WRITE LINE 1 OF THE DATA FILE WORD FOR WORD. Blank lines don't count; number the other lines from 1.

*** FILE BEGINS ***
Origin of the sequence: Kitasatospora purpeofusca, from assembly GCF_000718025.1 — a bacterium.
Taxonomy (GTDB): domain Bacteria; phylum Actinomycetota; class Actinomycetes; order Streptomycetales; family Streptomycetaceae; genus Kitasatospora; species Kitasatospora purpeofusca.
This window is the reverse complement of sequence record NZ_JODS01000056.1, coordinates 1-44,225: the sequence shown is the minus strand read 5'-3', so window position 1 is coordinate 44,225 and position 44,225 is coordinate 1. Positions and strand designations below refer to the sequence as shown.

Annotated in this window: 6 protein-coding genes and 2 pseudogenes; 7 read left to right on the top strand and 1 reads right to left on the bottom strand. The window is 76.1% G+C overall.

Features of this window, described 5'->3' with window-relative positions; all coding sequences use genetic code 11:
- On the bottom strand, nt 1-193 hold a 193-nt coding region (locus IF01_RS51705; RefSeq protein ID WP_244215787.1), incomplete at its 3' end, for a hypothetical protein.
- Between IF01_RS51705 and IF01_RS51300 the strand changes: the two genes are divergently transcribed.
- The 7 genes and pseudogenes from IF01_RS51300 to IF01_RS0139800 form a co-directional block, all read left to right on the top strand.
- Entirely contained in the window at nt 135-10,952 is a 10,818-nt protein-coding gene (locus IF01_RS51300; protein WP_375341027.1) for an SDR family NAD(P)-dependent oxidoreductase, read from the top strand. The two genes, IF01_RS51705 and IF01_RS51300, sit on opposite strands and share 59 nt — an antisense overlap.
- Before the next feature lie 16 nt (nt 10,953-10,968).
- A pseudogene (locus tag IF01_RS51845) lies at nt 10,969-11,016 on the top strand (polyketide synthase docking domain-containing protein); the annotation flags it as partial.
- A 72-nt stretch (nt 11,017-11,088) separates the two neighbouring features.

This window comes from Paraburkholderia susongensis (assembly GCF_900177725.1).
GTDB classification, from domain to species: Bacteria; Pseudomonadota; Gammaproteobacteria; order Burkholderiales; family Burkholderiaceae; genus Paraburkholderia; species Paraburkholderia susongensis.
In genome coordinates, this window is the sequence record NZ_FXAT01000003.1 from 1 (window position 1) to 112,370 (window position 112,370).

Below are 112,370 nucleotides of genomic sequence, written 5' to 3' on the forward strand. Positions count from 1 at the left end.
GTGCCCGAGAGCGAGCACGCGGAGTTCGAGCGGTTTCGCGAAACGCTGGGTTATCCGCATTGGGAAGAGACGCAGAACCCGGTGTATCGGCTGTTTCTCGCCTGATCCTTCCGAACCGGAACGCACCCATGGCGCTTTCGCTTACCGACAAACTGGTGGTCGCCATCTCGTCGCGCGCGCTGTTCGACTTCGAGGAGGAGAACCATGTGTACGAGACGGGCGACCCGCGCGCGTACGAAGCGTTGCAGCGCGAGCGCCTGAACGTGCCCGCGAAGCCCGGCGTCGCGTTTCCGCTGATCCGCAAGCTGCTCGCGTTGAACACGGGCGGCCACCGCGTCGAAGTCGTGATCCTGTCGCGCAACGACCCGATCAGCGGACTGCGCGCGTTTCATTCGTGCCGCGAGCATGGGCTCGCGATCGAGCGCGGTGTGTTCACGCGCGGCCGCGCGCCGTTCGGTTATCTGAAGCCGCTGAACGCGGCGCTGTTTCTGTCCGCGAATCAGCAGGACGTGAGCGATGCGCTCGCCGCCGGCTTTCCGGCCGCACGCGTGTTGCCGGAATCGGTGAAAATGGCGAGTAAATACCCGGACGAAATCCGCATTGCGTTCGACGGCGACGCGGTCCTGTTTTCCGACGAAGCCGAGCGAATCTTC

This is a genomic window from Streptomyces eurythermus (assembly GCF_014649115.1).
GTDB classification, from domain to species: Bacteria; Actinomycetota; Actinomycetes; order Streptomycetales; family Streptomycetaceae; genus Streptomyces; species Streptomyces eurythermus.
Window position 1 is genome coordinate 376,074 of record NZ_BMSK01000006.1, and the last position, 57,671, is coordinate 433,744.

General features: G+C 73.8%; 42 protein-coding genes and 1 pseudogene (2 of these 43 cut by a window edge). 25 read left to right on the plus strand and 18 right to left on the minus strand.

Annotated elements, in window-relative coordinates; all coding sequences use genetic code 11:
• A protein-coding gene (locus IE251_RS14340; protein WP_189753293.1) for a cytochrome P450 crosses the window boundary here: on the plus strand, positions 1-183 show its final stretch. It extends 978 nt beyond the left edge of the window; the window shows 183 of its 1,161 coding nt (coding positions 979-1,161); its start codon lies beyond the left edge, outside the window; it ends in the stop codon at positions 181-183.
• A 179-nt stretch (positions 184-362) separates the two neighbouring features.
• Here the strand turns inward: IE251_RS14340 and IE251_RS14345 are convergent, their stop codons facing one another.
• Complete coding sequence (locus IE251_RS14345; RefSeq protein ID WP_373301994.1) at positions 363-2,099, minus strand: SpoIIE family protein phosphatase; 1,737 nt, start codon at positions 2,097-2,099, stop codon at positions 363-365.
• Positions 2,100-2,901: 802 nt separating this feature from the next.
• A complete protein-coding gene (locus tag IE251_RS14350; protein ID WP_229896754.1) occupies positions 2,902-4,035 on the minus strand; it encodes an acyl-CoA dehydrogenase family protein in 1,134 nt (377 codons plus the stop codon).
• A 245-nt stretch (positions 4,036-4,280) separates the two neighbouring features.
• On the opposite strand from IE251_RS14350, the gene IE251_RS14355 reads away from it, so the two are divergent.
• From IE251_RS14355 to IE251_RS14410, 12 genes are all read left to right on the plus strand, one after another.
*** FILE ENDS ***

Origin of the sequence: Kitasatospora purpeofusca, from assembly GCF_000718025.1 — a bacterium.